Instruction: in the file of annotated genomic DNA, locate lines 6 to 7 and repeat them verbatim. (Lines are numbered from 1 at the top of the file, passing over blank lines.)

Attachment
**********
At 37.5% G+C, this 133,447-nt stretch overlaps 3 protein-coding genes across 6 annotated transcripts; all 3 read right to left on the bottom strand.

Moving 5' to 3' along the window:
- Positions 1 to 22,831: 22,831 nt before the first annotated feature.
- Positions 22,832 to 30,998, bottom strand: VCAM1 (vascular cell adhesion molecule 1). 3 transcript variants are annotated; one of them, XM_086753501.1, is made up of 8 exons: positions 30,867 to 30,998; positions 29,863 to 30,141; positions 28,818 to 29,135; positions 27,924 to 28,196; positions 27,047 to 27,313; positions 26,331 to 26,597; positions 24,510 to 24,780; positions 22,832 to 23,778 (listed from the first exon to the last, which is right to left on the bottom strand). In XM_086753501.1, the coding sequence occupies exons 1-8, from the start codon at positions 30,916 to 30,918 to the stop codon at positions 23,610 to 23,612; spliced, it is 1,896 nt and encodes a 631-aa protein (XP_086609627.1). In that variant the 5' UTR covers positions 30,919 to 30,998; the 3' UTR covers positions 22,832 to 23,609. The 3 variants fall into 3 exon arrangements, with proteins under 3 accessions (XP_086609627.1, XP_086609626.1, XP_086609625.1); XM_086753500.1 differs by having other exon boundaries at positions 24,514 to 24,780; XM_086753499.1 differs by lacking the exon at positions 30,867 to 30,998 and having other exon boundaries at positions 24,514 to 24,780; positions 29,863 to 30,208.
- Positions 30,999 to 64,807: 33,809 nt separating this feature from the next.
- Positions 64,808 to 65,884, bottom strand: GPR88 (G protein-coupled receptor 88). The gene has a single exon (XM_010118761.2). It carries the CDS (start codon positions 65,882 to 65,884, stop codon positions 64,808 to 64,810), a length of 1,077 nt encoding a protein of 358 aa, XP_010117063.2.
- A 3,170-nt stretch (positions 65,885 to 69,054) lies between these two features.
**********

- Positions 64,808 to 65,884, bottom strand: GPR88 (G protein-coupled receptor 88). The gene has a single exon (XM_010118761.2). It carries the CDS (start codon positions 65,882 to 65,884, stop codon positions 64,808 to 64,810), a length of 1,077 nt encoding a protein of 358 aa, XP_010117063.2.
- A 3,170-nt stretch (positions 65,885 to 69,054) lies between these two features.